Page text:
In tough economic times, where do you go for growth? Look no further than the entrepreneurs of this world. Our survey of 2,200 Growth Oriented Entrepreneurs (GOEs), across 13 countries, suggests that confidence is undented by flat markets or even uncertainty in the Eurozone. Rather, these entrepreneurs, who largely set up their businesses just as the downturn was starting, have seen their business grow and are expecting their businesses to continue growing.
What is it that is driving this growth? Some of it comes from the fact that they are international and therefore not simply dependent on their domestic markets. Three fifths of the businesses in the study had some form of international exposure – through foreign exchange, overseas employees, overseas partners and joint ventures and, of course, overseas sales. What is important here, though, is that this internationalisation is not just about exports. For a small business, exporting is highly risky: the costs are high and the uncertainties of operating in unfamiliar territories manifest. But learning how to operate abroad successfully involves learning about cultural differences and building reputation. This is best done through a gentle familiarisation and those business that do this from a strong domestic base, then build gradually through partnerships have higher turnovers, on average, and expect faster growth.
But the growth is also coming from the motivations of the entrepreneurs themselves. We found that the desire to make lots of money is not the only motivation that drives entrepreneurs. Pursuing a market opportunity and following dreams are equally as important (and in some countries more important) than the desire to make money. There is a highly significant correlation between these three motivational factors and the combination of the three does make a difference to growth.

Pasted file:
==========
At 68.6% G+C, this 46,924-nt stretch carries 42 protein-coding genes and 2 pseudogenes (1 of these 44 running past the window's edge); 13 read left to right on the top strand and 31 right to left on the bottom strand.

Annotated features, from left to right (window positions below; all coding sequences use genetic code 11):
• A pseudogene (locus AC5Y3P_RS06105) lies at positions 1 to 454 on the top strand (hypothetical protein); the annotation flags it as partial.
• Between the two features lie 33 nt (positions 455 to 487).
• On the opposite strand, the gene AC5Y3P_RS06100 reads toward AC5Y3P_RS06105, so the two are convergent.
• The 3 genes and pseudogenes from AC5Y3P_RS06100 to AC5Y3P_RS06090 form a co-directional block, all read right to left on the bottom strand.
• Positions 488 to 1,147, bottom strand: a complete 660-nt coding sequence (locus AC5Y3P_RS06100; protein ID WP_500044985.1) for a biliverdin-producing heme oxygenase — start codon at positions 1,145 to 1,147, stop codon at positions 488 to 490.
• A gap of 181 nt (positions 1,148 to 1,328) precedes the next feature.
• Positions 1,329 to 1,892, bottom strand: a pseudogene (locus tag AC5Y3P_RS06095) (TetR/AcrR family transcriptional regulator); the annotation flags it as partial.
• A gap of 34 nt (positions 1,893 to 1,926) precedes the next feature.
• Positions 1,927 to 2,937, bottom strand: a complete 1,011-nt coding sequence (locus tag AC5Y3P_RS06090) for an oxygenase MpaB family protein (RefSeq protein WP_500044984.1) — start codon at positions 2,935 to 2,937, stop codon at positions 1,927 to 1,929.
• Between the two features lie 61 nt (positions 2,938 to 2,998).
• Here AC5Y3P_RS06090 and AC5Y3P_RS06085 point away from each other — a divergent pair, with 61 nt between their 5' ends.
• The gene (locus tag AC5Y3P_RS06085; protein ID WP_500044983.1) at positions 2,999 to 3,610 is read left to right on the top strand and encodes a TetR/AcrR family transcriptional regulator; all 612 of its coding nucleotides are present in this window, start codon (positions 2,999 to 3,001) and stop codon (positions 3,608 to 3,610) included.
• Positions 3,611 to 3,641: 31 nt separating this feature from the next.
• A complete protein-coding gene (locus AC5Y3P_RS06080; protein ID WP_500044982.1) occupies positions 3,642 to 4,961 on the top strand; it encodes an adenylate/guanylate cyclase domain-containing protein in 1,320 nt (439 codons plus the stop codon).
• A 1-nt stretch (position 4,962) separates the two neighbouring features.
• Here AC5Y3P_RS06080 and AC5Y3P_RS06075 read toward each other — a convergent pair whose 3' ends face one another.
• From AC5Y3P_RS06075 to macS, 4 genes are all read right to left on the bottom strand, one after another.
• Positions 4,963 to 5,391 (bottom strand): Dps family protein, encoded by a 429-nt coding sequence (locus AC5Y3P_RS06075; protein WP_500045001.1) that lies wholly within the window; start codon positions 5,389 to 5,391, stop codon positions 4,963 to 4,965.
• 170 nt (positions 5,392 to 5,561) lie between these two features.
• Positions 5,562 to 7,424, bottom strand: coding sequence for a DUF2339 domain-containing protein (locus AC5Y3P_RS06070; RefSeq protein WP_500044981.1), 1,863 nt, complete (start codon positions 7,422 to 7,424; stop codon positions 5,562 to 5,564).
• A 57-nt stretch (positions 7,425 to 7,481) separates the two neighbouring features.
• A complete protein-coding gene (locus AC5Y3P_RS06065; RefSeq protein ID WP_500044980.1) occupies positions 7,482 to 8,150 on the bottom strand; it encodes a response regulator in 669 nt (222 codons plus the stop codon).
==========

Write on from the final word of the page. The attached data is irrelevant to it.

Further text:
In the current climate it would be a mistake to ignore the issue of finance. While entrepreneurs did not see access to finance as the only issue that was a challenge as they set up their business, there is evidence from the study that in every country in the world entrepreneurs fund their businesses themselves at start-up and that this is a pre-condition for success and growth in the future. Success becomes non-negotiable because personal resources are tied up in the business.
These commonalities between entrepreneurs across the world are in some senses more interesting the differences. However, in China, India and Brazil in particular, entrepreneurs were expecting faster growth in turnover and had bigger turnover businesses. This suggests that these markets are less affected by the downturn than their European counterparts. It stands to reason, then, that European businesses, and particularly UK ones, need to operate outside of Europe if they are to continue on the growth paths that they have witnessed so far. The extent to which these companies are international already, in the broadest sense of the word, suggests that while it may take some time, this is very much on the agenda.
Dr. Rebecca Harding